The Employee Benefit Research Institute (EBRI) has seen a lot of interest in plan sponsors using self-insured health plans since the passage of the Affordable Care Act (ACA), according to Paul Fronstin, Ph.D., director, Health Research & Education Program, EBRI.
Among employers with less than 100 employees, the percentage offering at least one self-insured plan increased from 14.2% in 2015 to 17.4% in 2016, the latest year of data released by the Medical Expenditure Panel Survey. Among firms with 500 or more employees, the percentage decreased from 80.4% to 78.5%.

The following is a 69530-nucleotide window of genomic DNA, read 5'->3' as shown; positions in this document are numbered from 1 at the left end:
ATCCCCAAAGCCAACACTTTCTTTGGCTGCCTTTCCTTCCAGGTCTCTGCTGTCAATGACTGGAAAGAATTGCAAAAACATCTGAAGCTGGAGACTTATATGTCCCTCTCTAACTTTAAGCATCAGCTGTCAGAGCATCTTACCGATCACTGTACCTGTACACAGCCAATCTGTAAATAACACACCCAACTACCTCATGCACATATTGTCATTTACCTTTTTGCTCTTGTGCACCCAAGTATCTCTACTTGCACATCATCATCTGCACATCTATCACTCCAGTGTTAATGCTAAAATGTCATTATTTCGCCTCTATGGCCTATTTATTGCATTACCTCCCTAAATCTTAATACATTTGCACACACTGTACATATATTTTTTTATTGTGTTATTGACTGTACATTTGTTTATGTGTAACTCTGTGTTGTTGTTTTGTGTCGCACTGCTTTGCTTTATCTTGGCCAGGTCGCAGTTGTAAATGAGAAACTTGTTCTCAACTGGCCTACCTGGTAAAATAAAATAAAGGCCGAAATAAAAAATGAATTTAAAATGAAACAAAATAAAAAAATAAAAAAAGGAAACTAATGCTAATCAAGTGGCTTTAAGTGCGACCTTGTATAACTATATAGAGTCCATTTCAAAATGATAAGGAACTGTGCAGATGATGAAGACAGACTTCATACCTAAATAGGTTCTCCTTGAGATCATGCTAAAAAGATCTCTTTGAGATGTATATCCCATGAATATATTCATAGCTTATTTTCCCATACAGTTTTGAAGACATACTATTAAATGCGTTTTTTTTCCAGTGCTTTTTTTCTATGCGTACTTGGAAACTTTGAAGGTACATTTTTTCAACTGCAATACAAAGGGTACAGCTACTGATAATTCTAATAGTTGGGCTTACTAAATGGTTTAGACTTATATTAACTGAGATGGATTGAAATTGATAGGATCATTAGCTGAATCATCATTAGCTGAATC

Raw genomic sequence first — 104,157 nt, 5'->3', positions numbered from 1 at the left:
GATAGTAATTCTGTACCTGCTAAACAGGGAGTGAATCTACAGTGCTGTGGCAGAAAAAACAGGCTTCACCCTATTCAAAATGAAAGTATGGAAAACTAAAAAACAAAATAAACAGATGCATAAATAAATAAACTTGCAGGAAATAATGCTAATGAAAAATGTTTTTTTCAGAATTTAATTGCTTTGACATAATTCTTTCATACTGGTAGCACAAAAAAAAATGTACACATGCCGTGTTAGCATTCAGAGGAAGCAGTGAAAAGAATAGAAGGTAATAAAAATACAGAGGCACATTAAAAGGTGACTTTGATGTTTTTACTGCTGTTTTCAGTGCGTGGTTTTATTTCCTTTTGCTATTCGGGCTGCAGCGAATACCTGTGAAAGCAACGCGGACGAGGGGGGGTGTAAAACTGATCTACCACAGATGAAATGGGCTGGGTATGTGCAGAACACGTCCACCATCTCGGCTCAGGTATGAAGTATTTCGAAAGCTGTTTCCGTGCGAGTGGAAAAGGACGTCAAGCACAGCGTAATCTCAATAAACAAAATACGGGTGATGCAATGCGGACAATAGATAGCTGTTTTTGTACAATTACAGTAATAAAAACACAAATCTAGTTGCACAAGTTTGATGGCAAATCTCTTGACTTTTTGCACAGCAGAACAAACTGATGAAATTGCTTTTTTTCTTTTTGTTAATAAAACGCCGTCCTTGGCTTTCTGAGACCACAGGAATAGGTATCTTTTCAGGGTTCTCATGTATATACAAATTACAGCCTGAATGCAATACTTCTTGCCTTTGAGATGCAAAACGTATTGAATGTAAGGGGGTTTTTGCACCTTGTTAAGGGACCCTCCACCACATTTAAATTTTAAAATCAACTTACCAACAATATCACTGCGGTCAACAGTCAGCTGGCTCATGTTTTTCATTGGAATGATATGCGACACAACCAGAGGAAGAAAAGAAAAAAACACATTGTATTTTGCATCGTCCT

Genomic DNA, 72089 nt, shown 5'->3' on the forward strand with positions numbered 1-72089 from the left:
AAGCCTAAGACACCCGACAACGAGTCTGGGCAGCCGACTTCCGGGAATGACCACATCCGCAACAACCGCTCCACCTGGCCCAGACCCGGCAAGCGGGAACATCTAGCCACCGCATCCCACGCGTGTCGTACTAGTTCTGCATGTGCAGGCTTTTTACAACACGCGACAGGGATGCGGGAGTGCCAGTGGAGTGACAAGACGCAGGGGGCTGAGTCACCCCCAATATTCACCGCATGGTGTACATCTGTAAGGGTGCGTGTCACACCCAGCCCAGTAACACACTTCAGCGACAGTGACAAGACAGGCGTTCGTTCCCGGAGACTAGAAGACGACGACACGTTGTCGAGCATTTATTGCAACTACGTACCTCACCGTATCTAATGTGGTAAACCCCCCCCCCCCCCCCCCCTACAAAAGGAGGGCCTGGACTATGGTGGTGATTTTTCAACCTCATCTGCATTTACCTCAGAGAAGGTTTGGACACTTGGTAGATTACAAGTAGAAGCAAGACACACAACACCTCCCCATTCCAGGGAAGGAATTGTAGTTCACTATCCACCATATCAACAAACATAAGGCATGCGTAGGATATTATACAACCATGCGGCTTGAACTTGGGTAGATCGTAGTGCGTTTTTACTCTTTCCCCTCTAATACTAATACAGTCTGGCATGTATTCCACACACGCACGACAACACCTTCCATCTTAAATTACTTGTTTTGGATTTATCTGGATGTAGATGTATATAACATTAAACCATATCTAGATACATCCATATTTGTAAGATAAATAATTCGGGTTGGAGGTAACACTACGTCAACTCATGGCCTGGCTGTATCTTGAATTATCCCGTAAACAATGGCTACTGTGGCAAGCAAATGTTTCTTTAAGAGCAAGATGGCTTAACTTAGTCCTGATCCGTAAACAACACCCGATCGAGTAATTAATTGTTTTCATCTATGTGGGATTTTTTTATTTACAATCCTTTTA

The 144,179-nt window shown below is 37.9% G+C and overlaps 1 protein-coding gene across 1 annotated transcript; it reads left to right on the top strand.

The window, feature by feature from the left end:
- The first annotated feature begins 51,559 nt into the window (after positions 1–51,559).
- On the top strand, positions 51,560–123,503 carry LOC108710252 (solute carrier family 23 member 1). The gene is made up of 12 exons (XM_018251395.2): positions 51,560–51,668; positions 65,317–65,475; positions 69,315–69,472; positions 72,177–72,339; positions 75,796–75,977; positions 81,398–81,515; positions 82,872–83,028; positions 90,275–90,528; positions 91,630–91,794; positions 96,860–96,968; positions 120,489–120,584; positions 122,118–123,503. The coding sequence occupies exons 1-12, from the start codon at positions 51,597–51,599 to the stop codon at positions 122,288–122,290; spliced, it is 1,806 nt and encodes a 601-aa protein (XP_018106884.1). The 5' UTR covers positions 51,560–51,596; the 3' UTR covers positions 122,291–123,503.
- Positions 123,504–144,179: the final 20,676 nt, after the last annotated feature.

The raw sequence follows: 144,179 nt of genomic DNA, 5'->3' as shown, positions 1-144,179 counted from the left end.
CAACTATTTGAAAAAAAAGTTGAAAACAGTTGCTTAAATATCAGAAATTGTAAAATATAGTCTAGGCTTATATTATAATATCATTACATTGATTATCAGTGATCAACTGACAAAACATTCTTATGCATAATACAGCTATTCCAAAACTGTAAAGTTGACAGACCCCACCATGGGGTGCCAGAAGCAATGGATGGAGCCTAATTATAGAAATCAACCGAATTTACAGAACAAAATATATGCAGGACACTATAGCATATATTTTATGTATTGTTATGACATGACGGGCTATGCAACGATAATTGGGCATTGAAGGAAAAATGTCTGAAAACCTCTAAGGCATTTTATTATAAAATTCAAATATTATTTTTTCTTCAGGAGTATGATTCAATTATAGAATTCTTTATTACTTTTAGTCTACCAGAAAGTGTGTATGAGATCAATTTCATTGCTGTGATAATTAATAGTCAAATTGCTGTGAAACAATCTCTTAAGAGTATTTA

Kris Haltmeyer, vice president, Legislative & Regulatory Policy, Blue Cross Blue Shield Association, and EBRI’s vice chair of health care research, explained to webinar attendees that in a self-funded arrangement, plan sponsors bear all financial costs associated with health claims of employees—administration is a fixed cost, but medical claim costs are variable. According to Haltmeyer, the market is seeing more hybrid self-funded arrangements, where employers buy stop-loss insurance to help with unexpected, catastrophic claims. more